Sunday, April 20, 2008

Put it in your pantry with your cupcakes

I hate gravel. That I learned today for sure. And I hate bad manners around PWDs. I also hate my own bad manners in response sometimes. Or is it that I feel guilty just for asserting myself? I don't snap at people and yell at them or anything. What I have found is that people don't like a firm "No" with eye contact, which I have found necessary sometimes for self protection. I guess my main reaction where I perceive myself as being rude is when I say, "What?" with raised eyebrows at someone who doesn't just look a little longer than you would at most people, but who keeps staring for an extended period of time. At times I feel I should be more sweet and patient with rudeness but just don't feel like shoving it in the pantry with the cupcakes, letting people harm me. Someone today literally pushed in front of me with a large board and physically stopped me from going forward: "You can't go that way." Hello, a scooter can't go sideways across a hill (or a ramp)--you can tip yourself so easily if you don't hit it straight on. I had to go up. But asserting myself to get the access needed versus being nice? Like the Simon and Garfunkel song, "Every way you look at it you lose."

If I really am catching someone off guard, like popping in during the middle of a consultant's product demonstration, I do worry about interfering with someone's concentration, especially if I accidentally lean on my scooter horn or crash into a table (both of which have happened). Or if they offer to shake hands and haven't had time to think maybe that's not such a good idea.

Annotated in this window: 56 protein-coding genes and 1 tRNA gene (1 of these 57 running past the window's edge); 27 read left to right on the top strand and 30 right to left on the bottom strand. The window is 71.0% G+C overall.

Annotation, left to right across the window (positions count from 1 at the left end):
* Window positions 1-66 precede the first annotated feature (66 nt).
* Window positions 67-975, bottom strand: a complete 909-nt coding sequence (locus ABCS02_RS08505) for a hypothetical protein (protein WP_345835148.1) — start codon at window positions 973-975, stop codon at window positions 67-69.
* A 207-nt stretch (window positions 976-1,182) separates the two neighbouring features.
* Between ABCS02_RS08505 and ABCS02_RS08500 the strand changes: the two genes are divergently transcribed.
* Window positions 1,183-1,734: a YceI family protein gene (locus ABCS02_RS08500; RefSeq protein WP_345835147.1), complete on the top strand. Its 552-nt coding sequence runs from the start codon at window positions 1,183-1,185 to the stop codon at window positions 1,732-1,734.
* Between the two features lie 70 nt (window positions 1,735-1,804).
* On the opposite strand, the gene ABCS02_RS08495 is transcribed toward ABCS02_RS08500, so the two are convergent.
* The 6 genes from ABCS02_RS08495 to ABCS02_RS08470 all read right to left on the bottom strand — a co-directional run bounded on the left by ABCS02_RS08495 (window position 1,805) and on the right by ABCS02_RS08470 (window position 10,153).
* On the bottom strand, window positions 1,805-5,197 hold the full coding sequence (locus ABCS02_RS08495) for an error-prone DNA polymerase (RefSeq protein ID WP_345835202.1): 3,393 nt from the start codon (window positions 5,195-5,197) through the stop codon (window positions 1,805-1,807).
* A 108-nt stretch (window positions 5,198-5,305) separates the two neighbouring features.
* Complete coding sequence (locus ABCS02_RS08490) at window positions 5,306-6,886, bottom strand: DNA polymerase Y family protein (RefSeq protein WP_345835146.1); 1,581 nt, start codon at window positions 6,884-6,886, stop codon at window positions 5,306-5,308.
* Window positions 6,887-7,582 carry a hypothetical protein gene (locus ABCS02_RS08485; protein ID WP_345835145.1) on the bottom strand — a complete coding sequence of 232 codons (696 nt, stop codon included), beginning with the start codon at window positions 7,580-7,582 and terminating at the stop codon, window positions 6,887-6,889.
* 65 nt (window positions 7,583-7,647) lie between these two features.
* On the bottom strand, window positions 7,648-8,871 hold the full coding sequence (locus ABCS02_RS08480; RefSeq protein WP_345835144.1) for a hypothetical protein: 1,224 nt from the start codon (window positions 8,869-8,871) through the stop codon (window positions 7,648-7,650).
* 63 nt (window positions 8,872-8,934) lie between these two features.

What I don't mind is surprising people in other situations, not telling someone I am disabled before I pick them up from the airport or meet them at the kids' school. Then my attitude is "deal with it," or rather, watch them deal with it. Some people can do this with grace, others struggle mightily for a bit.

What was nice today? When we were stopped for a while, my husband came behind my chair and pulled my shoulders back toward him so I had additional support for a while. Great pain relief. He also rubbed my hair at the same time, maybe too intimate for onlookers but nice after that much fatigue. It's difficult for me to sit in a low backed chair for long with all the neck pain. Difficult terrain makes that worse.

What I concluded today? I seem to be more disabled than many other scooter users, at least by pain if not in function, because I had difficulty going on at all at points and couldn't charge ahead full speed. The pain from jostling my spine was too high. Others seemed not bothered at all.

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